Kevin Pelton (Basketball): Well, there's only been two years, so there's not really a lot of "over time." When we introduced it on the site in 2008-09, it was still limited on the player projection side because we were considering only one year's worth of statistics instead of the three we now use. Last year's results were much improved, and stood with any of the statistical projection systems out there (as explored in the book). I think this year really generated much crazier results than I anticipated. I'm not going to evaluate whether that was a good thing or a bad thing until after the season.
Adam (Santa Barbara): The Lakers' most obvious need remains at the point - do you think a legit shooter/scorer at the position would take them back elite offensive efficiency? who are potential names the Lakers' could realistically target?
Kevin Pelton (Basketball): The shooter aspect of that is really the key. As mentioned, for the Lakers a ball-dominant point guard would be a negative because of the triangle and because Kobe does so much of the playmaking. If Steve Blake was a good defender, he would basically be an ideal fit. He's not that, but assuming his game holds up (he's not exactly a young replacement for Derek Fisher), he will help.
lennyd (Portland): Hi Kevin,
Listening to the Utah interview you clearly have some different win projections than Schoene. Can you give us your major differences with Schoene
Kevin Pelton (Basketball): I think my biggest differences are most everybody's biggest differences. I think the Lakers will be better because focusing strictly on regular-season performance does them a disservice. I'm not convinced Golden State will be as good as fast as the numbers say. One that hasn't gotten a lot of attention is Houston slipping back from last season's record, and I just don't see any way that's possible with a full season of Kevin Martin and Yao Ming. In the East, I have a hard time seeing Atlanta completely slipping out of the playoffs unless things get ugly and they make a move because of the money they have already committed to Joe Johnson and might commit to Al Horford. Boston is in a similar position to the Lakers, though I think you'd be hard-pressed to make the argument that they can win 50 games this season.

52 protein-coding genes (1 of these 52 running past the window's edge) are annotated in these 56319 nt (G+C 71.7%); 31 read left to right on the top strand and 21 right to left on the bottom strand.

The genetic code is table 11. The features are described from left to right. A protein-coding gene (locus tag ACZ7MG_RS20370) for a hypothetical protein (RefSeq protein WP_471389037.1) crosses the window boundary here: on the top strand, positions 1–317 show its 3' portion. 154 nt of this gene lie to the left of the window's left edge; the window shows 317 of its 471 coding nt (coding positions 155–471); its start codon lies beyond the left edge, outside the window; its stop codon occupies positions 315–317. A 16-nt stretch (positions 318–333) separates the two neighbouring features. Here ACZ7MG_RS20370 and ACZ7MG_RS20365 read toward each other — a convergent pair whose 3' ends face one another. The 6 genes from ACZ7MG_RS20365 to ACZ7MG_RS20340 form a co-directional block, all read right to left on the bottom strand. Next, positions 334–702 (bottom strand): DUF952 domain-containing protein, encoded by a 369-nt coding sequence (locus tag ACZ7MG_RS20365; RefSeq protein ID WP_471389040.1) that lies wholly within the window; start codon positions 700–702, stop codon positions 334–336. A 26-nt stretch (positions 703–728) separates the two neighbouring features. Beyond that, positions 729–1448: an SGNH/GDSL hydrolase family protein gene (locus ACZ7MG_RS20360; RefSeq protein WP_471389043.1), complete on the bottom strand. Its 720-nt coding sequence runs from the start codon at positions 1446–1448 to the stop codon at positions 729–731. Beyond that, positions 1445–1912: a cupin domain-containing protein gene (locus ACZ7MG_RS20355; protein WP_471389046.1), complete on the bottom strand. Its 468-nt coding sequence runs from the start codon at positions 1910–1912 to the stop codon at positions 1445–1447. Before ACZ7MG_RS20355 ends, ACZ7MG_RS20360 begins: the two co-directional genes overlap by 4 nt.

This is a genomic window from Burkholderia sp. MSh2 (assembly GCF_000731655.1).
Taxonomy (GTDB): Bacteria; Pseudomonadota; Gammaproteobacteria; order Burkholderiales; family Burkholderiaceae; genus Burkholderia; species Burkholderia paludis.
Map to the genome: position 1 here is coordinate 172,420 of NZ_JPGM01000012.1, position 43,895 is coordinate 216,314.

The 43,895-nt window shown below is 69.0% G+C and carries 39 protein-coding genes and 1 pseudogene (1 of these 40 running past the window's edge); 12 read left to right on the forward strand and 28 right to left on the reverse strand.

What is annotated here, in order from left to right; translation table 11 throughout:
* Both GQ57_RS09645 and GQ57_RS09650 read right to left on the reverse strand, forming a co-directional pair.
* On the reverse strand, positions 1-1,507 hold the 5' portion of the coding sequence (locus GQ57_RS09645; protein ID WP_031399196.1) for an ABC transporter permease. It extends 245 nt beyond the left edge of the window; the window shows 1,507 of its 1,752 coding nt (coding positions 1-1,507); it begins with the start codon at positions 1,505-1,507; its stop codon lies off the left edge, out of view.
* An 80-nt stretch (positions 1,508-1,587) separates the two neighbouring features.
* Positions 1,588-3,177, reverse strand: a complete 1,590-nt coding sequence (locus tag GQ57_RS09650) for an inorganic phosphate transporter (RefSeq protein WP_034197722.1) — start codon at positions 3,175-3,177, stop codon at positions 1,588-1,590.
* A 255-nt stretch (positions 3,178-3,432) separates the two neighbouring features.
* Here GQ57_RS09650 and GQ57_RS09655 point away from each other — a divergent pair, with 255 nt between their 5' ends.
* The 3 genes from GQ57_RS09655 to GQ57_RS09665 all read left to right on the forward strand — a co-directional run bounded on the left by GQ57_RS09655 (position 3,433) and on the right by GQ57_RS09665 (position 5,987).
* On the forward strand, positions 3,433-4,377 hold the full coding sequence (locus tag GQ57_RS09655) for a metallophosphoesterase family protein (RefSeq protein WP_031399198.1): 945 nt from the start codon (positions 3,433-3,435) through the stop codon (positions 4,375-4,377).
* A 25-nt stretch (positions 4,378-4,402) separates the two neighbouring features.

Frank (Toledo): Are you at all surprised that Josh Boone hasn't landed anywhere? I know there are concerns about his work ethic (given his consistently awful foul shooting) but he's a solid rebounder and help defender. As a fifth or sixth big man, he's not bad. There are certainly worse.
Kevin Pelton (Basketball): Very surprised. If Jeff Pendergraph's injury turns out to be serious, I think he'd be a guy that Portland should look at to fill that backup center role until Oden and/or Przybilla get healthy.
Paul (DC): Yes the newly red-white-and-blue Bullets (erm .. Wiz) now have Wall to root for. Anyone else currently on the roster likely to still be here whenever the Bullets next make the playoffs? (say 2013-2014?)
Kevin Pelton (Basketball): I think Blatche definitely falls into that category, and probably JaVale McGee as well. McGee seems a bit like the kind of player who is always going to tantalize with his potential, but he's demonstrated he can at least be serviceable in the middle. Yi Jianlian's strong start in D.C. is intriguing. The Wizards have to be careful not to commit too much based on a couple of weeks, but the talent has always been there.
Adam (Santa Barbara): If Durant develops some playmaking ability, he's basically the 21st century Larry Bird - right? (or do comparables have to come from the same race ...
Kevin Pelton (Basketball): That's one of the things I love about statistical comparables: They're color-blind. That said, I think Durant would have to improve a great deal as a passer to get to Larry Legend's level. I'm not sure there is a really good comparison out there for Durant. He's already a better defender than a lot of guys that are thrown out (George Gervin and Tracy McGrady, for two) and a level better than Carmelo Anthony. He might be an entirely new mold.
Will (Mactaquac): Sorry, I didn't get the Matt Guokas line.
Why is the basketball annual never in brick and mortars?
Who gets to start in Utah when Okur gets better?
Why can't I have hard returns in my questions? :)
Kevin Pelton (Basketball): At first, it was a disappointment to be unable to secure a book deal, but like Football Outsiders we've come to view it as a feature because of the flexibility it offers in terms of deadlines and editing. If we were publishing like the baseball book, our deadline would have probably been something like mid-August. Instead, we were able to get Carlos Boozer's injury in there, which happened Oct. 3. That said, CreateSpace does offer a wholesale service now, so if you ask your favorite bookstore, it is possible they might be able to order the book for you.